Last week, prior to announcing his faux resignation, FFA Chairman Steven Lowy apparently made a few phone calls to FIFA heavyweights in Zurich. 

He told them of his plan to resign; he informed them that it was a tactic aimed to force at least three of the state member federations to see things his way - a tactic he made clear in his media conference the same day, and subsequently in a friendly interview with the ABC's The Ticket radio program. 

Lowy told his FIFA contacts that it would strengthen his position if FIFA did not endorse the report of the Congress Review Working Group (CRWG), but instead suggest that the warring factions have one more meeting to try to resolve the differences between the CRWG, the FFA Board and management and four state member federations. Lowy also pushed the state member federations to reconvene. 

For some years, the FFA Board has leveraged the perception that they have a 'special relationship' with FIFA. Many people have commented to me, particularly after reading my book Whatever It Takes - the Inside Story of the FIFA Way, that they must have something “over” FIFA.

They don't. 

And to the extent that they may have had a special relationship, either between Sepp Blatter and Frank Lowy or Gianni Infantino and Steven Lowy, the introduction of even limited management and administrative reforms to FIFA in recent years means that those sorts of relationships are no longer the only currency in Zurich. 

The currency now also includes process, looking at issues, having a reference point (in this case, the FIFA Statutes), and coming up with the best solution for the time and circumstance, and which is fit for purpose.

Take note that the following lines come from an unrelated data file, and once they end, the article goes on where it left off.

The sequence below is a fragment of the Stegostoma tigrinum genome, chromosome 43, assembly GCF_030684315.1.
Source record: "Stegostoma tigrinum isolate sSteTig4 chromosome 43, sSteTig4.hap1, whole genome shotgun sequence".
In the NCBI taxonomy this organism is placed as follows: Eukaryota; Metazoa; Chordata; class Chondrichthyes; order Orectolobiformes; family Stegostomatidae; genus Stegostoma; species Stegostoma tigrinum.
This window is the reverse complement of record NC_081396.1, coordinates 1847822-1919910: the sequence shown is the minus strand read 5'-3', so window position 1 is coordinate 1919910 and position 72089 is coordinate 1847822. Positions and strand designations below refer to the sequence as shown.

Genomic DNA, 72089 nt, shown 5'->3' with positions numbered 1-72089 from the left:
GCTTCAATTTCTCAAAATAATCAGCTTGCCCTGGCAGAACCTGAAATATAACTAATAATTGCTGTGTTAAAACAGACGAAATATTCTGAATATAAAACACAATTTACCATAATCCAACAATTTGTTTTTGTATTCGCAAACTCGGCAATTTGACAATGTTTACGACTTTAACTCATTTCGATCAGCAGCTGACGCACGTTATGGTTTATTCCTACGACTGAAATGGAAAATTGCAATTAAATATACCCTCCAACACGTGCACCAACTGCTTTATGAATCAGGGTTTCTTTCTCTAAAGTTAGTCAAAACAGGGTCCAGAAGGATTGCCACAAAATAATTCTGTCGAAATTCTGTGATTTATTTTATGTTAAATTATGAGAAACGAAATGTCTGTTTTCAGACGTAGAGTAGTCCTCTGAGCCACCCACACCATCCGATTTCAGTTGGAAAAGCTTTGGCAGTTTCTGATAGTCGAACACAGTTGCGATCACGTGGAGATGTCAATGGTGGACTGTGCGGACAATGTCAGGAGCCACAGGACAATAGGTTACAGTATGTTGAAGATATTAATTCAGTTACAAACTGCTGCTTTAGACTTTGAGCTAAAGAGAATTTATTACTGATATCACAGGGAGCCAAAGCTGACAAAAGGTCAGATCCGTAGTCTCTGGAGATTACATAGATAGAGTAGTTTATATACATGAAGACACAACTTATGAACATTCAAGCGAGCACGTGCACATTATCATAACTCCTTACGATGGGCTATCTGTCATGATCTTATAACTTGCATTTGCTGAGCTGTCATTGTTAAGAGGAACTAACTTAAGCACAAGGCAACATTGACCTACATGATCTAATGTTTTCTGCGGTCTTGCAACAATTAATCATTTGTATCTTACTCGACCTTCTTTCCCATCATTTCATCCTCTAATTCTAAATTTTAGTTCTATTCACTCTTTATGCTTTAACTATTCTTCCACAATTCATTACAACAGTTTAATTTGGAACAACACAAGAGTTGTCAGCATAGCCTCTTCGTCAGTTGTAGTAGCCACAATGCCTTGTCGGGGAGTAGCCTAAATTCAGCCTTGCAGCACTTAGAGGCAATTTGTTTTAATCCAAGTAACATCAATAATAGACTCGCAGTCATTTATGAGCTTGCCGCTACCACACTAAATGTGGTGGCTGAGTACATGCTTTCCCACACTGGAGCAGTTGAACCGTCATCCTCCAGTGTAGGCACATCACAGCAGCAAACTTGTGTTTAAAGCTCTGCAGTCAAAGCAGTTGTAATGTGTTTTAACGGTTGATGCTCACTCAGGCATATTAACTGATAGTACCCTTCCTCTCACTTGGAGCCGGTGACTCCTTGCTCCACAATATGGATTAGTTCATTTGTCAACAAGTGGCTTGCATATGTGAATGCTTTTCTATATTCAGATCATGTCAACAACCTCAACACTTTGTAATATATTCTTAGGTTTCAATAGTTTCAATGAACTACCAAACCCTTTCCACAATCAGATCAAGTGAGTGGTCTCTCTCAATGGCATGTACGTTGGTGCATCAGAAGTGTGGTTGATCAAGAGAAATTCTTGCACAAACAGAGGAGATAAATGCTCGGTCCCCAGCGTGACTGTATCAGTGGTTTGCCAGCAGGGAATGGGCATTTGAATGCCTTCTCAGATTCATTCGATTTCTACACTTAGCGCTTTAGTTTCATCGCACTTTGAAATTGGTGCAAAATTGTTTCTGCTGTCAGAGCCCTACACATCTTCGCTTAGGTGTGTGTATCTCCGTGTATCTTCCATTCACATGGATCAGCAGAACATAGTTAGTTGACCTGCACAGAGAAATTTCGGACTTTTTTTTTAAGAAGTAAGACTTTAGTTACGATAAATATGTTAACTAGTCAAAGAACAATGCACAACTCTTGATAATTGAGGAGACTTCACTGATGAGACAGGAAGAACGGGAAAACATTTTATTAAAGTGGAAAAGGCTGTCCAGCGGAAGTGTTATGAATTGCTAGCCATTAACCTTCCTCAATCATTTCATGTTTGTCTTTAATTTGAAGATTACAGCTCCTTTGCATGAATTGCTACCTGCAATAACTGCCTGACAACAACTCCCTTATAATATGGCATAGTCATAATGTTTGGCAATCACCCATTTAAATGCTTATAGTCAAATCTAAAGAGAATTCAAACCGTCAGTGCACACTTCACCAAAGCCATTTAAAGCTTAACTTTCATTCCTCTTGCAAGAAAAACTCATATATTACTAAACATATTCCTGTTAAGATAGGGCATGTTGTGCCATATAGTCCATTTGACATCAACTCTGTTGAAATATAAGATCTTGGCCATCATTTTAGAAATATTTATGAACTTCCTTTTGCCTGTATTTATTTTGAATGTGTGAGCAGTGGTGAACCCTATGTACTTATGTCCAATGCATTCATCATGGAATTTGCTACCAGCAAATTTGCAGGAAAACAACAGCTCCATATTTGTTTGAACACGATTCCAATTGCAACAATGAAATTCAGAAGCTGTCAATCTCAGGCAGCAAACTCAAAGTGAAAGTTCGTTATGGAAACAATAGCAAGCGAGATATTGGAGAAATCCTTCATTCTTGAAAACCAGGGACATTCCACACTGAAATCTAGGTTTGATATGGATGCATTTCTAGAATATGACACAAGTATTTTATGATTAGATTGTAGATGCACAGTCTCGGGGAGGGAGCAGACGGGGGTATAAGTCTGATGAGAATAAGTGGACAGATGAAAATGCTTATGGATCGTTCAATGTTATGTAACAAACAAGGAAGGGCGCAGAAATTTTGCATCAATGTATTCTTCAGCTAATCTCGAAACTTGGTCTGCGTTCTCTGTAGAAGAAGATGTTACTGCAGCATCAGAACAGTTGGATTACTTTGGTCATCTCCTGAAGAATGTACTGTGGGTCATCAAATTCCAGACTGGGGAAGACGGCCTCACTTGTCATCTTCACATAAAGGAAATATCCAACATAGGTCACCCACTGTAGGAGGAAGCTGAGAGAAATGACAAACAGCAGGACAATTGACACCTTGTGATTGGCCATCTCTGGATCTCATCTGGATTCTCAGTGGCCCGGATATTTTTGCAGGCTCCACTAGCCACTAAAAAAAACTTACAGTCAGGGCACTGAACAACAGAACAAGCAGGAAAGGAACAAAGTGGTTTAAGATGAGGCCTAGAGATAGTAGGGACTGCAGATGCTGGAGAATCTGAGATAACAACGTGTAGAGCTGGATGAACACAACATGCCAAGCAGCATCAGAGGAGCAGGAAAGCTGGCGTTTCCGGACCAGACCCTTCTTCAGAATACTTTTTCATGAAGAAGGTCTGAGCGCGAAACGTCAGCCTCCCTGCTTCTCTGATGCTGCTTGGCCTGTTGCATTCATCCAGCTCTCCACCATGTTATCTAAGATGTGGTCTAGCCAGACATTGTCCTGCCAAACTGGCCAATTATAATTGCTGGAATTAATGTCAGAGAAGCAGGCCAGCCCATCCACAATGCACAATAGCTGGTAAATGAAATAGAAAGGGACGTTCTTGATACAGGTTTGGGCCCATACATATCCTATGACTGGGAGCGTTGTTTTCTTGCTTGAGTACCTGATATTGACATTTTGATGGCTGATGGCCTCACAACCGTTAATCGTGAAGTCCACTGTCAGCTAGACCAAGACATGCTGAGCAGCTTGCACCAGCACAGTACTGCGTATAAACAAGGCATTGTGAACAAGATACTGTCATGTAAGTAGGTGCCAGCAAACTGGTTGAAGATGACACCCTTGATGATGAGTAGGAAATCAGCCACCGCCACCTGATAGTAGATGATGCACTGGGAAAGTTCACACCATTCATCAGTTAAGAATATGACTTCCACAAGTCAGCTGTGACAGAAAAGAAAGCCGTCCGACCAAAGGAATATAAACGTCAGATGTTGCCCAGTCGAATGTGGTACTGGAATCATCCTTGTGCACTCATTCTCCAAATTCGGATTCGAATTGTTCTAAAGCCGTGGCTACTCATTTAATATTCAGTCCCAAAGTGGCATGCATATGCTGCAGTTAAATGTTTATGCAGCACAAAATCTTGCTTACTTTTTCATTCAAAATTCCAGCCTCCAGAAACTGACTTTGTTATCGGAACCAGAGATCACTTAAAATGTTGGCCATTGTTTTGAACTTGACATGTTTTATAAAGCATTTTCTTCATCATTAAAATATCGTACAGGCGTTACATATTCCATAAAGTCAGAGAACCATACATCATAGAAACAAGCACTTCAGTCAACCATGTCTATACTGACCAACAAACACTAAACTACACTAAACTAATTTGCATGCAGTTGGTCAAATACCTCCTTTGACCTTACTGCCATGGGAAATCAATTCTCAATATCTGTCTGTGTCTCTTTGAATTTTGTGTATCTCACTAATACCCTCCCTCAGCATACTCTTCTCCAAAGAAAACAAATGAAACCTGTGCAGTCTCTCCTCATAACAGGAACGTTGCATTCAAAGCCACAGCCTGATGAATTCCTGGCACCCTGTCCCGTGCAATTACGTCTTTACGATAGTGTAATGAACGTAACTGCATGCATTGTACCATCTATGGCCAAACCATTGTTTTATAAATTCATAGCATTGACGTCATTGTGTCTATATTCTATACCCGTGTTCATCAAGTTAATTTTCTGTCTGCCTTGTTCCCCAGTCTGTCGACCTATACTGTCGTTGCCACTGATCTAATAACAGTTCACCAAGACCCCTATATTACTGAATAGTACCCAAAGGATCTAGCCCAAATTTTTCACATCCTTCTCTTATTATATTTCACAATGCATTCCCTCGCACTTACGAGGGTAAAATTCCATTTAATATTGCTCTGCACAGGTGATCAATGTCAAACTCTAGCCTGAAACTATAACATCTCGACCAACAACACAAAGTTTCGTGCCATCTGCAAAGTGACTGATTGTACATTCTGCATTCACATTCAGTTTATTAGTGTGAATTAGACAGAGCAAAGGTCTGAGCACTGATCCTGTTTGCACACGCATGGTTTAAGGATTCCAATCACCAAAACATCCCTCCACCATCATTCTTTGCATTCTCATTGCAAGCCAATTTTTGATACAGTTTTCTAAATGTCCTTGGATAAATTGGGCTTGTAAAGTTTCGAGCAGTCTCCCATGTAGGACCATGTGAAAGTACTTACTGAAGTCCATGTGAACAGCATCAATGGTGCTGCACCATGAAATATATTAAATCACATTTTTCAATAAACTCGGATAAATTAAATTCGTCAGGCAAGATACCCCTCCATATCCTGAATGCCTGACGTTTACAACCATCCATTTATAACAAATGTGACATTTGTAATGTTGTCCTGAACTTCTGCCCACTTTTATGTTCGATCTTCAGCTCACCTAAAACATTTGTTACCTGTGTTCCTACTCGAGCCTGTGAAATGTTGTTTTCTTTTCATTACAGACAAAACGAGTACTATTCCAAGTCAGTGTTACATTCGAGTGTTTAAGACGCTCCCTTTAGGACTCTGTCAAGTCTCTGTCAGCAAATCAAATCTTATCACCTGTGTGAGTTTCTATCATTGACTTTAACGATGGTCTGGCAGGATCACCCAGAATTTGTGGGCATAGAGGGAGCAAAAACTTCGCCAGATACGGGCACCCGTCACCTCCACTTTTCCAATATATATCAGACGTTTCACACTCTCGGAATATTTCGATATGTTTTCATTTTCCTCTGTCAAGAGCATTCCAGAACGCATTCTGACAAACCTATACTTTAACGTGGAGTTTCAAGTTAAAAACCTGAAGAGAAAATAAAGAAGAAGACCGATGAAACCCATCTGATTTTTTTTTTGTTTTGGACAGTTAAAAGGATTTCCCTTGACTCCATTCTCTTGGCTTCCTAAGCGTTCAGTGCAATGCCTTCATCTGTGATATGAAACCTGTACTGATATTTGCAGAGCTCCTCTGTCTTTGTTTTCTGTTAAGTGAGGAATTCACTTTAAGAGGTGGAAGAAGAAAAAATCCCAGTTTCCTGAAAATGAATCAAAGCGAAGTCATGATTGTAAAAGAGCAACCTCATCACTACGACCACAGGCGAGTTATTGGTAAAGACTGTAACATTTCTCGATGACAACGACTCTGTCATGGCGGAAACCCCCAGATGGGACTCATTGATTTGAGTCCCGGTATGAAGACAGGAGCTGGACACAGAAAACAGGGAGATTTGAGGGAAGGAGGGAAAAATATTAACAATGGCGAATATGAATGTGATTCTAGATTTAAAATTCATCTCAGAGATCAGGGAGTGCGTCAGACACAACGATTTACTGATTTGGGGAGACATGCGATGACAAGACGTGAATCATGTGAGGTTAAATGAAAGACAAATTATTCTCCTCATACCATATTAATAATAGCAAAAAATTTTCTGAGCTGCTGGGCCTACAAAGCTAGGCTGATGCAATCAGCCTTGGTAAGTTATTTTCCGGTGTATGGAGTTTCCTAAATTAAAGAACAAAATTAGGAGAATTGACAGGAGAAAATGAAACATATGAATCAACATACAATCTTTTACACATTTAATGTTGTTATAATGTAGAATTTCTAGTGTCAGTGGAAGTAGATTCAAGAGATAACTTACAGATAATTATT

This is why the decision of the FIFA Associations Committee via the FIFA Secretary General, Fatma Samoura, has: 

  • accepted the report of the CRWG, 
  • recommended to FIFA - not FFA - that they “reach out” to the four state member federations who expressed concern about some of the recommendations,
  • directed the CRWG’s recommendations be submitted to an extraordinary general meeting of FFA, and
  • instructed FIFA to provide an update on the matter at the next meeting of the Associations Committee on 26 September.

Having been one of the first people in the world to call out FIFA on the ‘FIFA Way’ of doing business and all that it meant, and having co-founded campaign group #NewFIFANow that advocates for a world governing body in which we can have trust and confidence, it is pleasing to see that FIFA is evolving in how it conducts its business.

Once upon a time, including in the timeline of this protracted battle between the factions in Australian football, Lowy's political intervention might have carried weight. However, this time, the intervention and Lowy have been rejected. 

Instead, the Associations Committee has focussed on the issues and respected the process by endorsing the CRWG report. (By the way, that is not to say that FIFA is perfect - just look at the recent changes to their ethics code - but it is improved.)

The CRWG might not have gone as far as some of us wanted it to go, but after almost three years of this inertia which has held football back in this country, the CRWG delivered what was required of them by the process agreed by all parties.

Any action now by, for example, the FFA Board attempting to challenge the CRWG recommendations and the FIFA decision, thereby prolonging this saga, could only be seen as individuals acting in their own interests, rather than the best interests of the game. 

The recommendations of the CRWG will not take us backwards, they will help evolve the game to its next stage of development. They should be accepted at the extraordinary general meeting.

It is up to all stakeholders now – including and especially all of the state federations – to work within the framework the CRWG has laid out, to achieve what is the common goal of all of us: advancing Australian football at all levels to help achieve our potential of being the sport of the 21st century for the entire nation. 

Categories: Opinion | Football Business

ffa congress, ffa governance, fifa

You might also like: